|“Dancing Arabs” is based on a novel by Sayed Kashua, right, and directed by Eran Riklis, inset.|
The moment I heard the siren go off outside the seminar room in Tel Aviv, I knew that my visit to Israel would be altered dramatically.
Etgar Keret, the writer and film director, changed his prepared talk and started instead by reading one of his short stories, “Pastrami,” about how in the midst of a rocket attack, he and his wife pulled off to the side of the road and comforted their frightened child by playing a game. By doing this, he reassured all of us. Later that afternoon I learned that that there had been red alerts all across the country, including Jerusalem, and I understood that my plans for the next week were now in flux.
I was to attend the opening of the 31st annual Jerusalem Film Festival at Sultan’s Pool last Thursday, preceded and followed by a variety of fun receptions that make Oscar parties pale in comparison – well, maybe I am exaggerating a bit! The annual festival opening is an event to which I always look forward, with hundreds in attendance at this incredible open-air film screening, just below the walls of the Old City. I still remember one of the special moments of past festival openings, when in the Coen brothers’ film, “The Big Lebowski,” Walter (John Goodman) tells the Dude (Jeff Bridges) that he is “Shomer f…ing Shabbos.” It is one of the great Jewish cinematic moments of all time, and the audience that year reacted with an outburst of joy and laughter as they heard this implausible one-liner as they sat in Jerusalem. I anticipated another such special moment, with the premiere of Eran Riklis’ “Dancing Arabs,” scheduled for July 10.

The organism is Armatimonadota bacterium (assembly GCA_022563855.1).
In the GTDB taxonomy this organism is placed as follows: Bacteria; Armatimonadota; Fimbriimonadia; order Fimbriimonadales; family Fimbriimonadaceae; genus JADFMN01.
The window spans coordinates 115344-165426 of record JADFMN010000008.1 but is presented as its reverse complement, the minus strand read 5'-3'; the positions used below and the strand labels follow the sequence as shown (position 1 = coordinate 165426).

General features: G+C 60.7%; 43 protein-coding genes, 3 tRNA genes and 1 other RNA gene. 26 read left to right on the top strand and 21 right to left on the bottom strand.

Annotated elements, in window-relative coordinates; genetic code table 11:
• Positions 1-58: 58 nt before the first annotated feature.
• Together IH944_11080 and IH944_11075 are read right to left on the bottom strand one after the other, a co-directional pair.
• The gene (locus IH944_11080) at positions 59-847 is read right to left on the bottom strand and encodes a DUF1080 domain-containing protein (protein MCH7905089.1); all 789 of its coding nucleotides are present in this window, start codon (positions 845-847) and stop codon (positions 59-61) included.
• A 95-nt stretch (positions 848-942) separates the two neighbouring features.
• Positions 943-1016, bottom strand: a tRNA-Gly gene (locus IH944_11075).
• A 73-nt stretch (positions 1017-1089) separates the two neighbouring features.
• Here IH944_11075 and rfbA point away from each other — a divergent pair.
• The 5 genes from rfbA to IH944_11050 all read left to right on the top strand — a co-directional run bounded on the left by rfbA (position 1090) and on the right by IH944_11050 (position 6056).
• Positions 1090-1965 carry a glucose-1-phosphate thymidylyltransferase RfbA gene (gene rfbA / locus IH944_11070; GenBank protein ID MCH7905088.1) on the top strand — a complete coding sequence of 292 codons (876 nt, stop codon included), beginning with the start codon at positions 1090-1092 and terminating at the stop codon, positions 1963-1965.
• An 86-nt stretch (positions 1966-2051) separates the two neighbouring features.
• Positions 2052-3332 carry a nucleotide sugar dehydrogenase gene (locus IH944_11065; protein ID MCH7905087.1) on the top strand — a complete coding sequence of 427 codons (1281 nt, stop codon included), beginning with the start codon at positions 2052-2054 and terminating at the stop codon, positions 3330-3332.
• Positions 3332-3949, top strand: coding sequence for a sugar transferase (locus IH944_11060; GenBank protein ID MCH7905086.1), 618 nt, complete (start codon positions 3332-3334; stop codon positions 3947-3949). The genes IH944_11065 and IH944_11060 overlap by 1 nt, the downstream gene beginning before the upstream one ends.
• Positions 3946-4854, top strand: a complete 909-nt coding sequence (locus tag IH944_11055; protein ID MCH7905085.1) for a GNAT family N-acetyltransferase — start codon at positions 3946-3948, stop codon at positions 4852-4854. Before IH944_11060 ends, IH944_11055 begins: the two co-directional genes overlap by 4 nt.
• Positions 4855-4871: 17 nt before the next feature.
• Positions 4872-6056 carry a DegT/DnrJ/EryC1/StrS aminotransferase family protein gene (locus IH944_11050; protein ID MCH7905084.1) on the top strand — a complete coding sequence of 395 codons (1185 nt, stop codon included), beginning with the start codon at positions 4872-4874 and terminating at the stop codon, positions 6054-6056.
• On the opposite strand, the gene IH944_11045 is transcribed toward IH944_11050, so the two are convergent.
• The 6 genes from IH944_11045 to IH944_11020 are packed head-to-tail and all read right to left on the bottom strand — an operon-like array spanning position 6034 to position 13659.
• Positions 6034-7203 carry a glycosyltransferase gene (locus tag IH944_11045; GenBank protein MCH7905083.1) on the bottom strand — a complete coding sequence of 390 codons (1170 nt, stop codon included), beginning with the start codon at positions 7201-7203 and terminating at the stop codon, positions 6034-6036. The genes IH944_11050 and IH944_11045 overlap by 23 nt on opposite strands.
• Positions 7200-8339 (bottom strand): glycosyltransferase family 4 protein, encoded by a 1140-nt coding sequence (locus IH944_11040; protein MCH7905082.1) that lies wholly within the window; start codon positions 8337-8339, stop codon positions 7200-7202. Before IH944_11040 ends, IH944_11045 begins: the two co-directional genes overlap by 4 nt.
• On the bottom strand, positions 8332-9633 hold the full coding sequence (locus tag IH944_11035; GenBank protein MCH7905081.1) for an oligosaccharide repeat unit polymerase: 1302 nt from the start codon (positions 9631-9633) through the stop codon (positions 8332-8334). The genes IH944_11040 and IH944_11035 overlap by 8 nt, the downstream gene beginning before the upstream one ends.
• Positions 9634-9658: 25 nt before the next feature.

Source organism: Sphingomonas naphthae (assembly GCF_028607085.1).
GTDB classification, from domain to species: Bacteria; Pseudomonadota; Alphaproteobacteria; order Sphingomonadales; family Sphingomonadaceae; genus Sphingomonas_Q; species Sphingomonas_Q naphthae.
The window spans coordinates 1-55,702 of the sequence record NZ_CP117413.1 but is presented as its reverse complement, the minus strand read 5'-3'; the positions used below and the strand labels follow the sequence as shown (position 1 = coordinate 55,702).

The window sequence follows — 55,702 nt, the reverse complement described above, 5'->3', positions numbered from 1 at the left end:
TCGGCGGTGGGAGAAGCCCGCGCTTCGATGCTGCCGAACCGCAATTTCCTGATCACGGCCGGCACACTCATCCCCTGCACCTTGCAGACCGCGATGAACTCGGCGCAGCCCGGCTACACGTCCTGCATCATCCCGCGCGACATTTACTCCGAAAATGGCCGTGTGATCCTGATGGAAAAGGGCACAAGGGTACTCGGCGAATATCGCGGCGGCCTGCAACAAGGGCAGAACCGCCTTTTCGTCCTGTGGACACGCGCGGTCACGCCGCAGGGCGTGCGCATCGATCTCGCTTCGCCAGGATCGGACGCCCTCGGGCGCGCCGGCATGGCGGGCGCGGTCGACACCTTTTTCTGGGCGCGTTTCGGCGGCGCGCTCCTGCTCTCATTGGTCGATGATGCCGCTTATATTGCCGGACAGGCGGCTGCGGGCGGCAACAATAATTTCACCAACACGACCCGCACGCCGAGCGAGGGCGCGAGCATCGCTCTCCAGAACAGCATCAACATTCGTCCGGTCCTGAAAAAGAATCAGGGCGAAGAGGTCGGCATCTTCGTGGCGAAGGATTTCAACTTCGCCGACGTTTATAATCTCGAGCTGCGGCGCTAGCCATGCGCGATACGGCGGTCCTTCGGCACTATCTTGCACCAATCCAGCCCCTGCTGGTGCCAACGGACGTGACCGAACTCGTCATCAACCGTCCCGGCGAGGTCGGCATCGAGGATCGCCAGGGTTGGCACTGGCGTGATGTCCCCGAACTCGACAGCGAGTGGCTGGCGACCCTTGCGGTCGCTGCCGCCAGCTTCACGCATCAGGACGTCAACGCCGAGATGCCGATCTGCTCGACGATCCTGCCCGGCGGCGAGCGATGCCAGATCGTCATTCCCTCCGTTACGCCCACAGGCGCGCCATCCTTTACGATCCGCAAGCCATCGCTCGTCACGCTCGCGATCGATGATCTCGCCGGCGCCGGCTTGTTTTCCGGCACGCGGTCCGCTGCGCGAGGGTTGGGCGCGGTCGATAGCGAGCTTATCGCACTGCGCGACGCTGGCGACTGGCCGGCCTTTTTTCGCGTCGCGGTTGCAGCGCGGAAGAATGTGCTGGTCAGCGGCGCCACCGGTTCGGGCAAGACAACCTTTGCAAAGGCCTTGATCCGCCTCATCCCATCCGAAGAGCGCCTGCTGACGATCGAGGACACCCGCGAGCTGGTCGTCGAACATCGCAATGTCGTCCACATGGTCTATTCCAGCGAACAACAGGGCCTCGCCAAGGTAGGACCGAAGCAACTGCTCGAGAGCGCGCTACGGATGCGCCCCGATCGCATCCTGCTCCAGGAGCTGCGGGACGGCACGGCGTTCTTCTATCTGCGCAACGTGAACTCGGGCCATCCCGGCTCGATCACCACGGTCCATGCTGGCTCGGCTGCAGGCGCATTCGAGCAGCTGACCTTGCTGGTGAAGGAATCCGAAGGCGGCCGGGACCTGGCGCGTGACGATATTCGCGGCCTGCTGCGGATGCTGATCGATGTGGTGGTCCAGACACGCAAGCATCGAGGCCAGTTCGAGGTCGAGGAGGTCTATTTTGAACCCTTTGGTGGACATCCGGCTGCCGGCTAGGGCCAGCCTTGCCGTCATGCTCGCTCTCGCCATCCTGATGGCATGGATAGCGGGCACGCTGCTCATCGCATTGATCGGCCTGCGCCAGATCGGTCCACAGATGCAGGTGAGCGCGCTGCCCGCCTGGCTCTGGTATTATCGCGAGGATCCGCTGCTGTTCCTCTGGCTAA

Just a few days earlier, in Haaretz, Sayed Kashua, one of Israel’s most respected Arab-Israeli columnists and writers, the author of “Dancing Arabs,” reacted to the growing tension in the country in the wake of the murders of the four teenagers. There was a great deal of unrest on the streets, and the Old City of Jerusalem was closed to visitors. The writer, whose television series, “Arab Labor,” is very popular, and who is highly regarded in the Israeli literary world, shared his frustration – he writes in Hebrew in a society where he feels like an outsider. Mr. Kashua is going to be spending a year teaching in Illinois; in his column, he wrote: “It’s the 11th hour. I have to get out of here. Maybe I’ll never come back. The attempt at life together with Jews has failed.”
Most Israelis felt betrayed, for had not Mr. Kashua been accepted, even revered in Israel? But Mr. Kashua repeated what his father told him as he left for his first day at a Jewish boarding school in Jerusalem: “Remember that for them you will always, but always, be an Arab. Understand?”
When I read the article, I looked forward to the screening of “Dancing Arabs,” and the dialogue with the film’s creators that was to follow. “Dancing Arabs” is based on Mr. Kashua’s 2002 novel of the same name, and it is highly autobiographical. The film was directed by Eran Riklis, one of Israel’s foremost film directors, who has been struggling onscreen with Arab-Israeli issues since 1991, when his film “Gmar Gavia” (Final Cup), about Israeli soldiers captured by Palestinians during the 1982 war in Lebanon, gained a great deal of attention. Mr. Riklis has not shied away from questions of Israeli-Palestinian conflict, with films like “The Syrian Bride” (2004), “Lemon Tree” (2008), and last year’s “Zaytoun.”